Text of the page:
HK authority ups rates, matching Fed, says banks’ bad loans remain steady

HONG KONG, July 27 (Reuters) – The Hong Kong Monetary Authority (HKMA) on Thursday raised its base rate charged through the overnight discount window by 25 basis points to 5.75%, the highest in 16 years, hours after the U.S. Federal Reserve delivered a rate hike of the same margin.

Immediately after the announcement the Hong Kong dollar strengthened to 7.7951 per dollar, its strongest level in eight months.

Hong Kong’s monetary policy moves in lock-step with the United States as the city’s currency is pegged to the greenback in a tight range of 7.75-7.85 per dollar.

The Fed raised interest rates by a quarter of a percentage point, with Chair Jerome Powell saying the economy still needed to slow and the labour market to weaken for inflation to “credibly” return to the U.S. central bank’s 2% target.

“Under the linked exchange rate system, Hong Kong interbank offer rates will track the U.S. rates closely so that the spread between the two gradually narrows,” HKMA acting chief executive Arthur Yuen told a press briefing.

While companies may face higher costs on Hong Kong dollar bank loans, “we haven’t yet seen that the higher funding costs impacting banks’ clients directly.”

“Classified loans”, or those that are overdue for at least 30 days together with those that are deemed uncollectible, have stayed steady from the end of last year, at 1.4% in the first quarter.

While Hong Kong’s official base rate follows the Fed’s policy rate, banks are not obliged to remain in lock-step with U.S. rates, especially when they see ample liquidity in the system, as interbank rates and banks’ best lending rates are also influenced by demand and supply, analysts said.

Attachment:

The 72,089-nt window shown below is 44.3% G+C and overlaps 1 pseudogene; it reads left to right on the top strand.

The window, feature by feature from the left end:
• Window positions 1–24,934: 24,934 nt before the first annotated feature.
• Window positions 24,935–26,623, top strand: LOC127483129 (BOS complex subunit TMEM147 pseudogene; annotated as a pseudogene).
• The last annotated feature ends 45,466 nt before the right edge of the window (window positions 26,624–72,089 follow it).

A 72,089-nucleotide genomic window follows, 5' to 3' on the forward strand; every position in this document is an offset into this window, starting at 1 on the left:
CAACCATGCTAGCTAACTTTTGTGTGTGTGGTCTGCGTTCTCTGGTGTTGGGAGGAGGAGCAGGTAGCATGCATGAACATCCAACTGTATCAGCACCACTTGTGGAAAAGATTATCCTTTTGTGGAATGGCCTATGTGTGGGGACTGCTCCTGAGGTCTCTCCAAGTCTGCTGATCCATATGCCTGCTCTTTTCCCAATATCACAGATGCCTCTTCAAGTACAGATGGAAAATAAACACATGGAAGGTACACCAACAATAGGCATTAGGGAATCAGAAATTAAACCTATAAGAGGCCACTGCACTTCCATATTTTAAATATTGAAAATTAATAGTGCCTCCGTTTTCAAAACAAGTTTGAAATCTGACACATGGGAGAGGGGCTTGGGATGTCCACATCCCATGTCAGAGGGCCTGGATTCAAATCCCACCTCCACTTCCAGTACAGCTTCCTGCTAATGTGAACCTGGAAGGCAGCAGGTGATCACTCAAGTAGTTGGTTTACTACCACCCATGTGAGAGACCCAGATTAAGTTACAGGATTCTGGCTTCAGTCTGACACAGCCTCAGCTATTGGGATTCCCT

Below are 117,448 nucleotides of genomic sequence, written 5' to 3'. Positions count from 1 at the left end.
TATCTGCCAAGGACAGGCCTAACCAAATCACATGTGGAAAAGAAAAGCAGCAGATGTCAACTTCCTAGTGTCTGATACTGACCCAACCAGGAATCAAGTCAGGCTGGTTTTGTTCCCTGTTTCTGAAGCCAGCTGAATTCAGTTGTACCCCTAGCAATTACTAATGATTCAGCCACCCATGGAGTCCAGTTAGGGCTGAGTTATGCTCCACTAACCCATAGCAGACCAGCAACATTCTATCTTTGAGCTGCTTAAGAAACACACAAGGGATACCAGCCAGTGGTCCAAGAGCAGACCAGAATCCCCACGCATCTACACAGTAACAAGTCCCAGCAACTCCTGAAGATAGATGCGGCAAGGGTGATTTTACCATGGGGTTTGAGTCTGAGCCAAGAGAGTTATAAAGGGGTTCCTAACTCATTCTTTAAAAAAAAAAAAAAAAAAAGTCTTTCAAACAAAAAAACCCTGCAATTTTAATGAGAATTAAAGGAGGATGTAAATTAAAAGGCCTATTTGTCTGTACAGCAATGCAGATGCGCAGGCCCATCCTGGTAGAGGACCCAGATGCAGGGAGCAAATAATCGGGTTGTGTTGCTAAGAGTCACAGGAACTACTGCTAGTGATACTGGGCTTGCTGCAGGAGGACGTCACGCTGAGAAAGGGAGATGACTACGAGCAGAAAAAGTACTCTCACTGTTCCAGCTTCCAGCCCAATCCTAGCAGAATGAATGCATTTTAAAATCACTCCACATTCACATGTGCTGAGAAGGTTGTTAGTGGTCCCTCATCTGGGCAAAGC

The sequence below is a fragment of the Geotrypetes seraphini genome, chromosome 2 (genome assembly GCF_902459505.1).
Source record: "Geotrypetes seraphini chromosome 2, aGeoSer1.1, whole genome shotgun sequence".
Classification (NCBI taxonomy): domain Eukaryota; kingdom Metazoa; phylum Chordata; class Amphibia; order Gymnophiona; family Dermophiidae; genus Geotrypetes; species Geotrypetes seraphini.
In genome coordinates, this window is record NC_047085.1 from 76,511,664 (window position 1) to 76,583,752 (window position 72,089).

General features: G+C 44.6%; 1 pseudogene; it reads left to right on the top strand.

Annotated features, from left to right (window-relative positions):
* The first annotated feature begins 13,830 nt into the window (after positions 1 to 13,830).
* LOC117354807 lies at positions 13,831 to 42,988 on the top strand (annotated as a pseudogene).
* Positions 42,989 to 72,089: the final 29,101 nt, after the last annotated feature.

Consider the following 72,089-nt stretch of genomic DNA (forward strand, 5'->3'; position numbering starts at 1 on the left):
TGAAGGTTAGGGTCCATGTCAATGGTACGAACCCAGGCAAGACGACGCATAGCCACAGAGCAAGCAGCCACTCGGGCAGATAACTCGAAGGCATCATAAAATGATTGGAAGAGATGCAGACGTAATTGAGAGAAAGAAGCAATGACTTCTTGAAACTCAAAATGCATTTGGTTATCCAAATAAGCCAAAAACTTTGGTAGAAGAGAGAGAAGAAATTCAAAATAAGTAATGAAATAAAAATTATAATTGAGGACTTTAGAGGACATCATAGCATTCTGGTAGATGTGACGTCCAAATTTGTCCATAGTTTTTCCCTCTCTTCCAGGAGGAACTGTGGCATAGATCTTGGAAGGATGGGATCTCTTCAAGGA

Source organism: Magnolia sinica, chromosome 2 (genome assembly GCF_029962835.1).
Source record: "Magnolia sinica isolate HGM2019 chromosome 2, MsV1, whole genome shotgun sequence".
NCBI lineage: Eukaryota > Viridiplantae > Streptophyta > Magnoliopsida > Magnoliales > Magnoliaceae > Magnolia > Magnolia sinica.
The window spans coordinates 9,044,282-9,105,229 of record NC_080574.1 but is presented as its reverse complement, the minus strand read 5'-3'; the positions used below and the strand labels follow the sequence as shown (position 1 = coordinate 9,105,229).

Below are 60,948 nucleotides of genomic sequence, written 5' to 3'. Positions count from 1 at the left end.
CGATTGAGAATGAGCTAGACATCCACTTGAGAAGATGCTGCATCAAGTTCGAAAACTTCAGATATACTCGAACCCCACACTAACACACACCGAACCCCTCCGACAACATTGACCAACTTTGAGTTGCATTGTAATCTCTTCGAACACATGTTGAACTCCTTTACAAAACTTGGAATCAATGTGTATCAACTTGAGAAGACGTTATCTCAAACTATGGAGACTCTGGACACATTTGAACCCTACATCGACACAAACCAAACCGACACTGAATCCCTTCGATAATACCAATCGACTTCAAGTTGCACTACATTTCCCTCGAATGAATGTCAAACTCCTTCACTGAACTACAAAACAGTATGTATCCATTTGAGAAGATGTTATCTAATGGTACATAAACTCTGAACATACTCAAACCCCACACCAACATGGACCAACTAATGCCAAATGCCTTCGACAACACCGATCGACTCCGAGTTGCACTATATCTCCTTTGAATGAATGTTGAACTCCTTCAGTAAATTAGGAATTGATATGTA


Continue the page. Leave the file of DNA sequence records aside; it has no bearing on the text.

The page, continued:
A seasonal factor that has led Hong Kong interbank offered rates higher in recent months is companies’ demand for the local currency for dividend payments, Yuen said, which traditionally peaks from June to August.

This has led the one month Hong Kong interbank rate , the benchmark that banks use to price their residential mortgage loans, to surge to a 16-year high of 5.21% earlier this month, as it caught up and exceeded the one-month U.S. secured overnight financing rate (SOFR) before trending lower this week.

“We expect Hong Kong dollar rates to remain high as the Fed is unlikely to reverse its tightening to an easing this year,” said Ken Cheung, chief Asian FX strategist at Mizuho Bank.

The end of dividend flows from Hong Kong-listed Chinese companies after August will help loosen Hong Kong dollar liquidity conditions, he added.

To keep profit margins from being squeezed by the higher funding rates, major banks in Hong Kong on Thursday also raised their prime rates, which are one of the commonly used benchmarks for pricing mortgage loans.

HSBC Holdings (HSBA.L) and Standard Chartered (Hong Kong) both said they would raise their respective best lending rates in Hong Kong by 12.5 basis points (bps) to 5.875% and 6.125% respectively, while Bank of China (Hong Kong)(2388.HK) will raise its prime rate by 12.5 bps, to 5.875%.

Reporting by Georgina Lee and Donny Kwok; Editing by Tom Hogue, Sandra Maler & Simon Cameron-Moore

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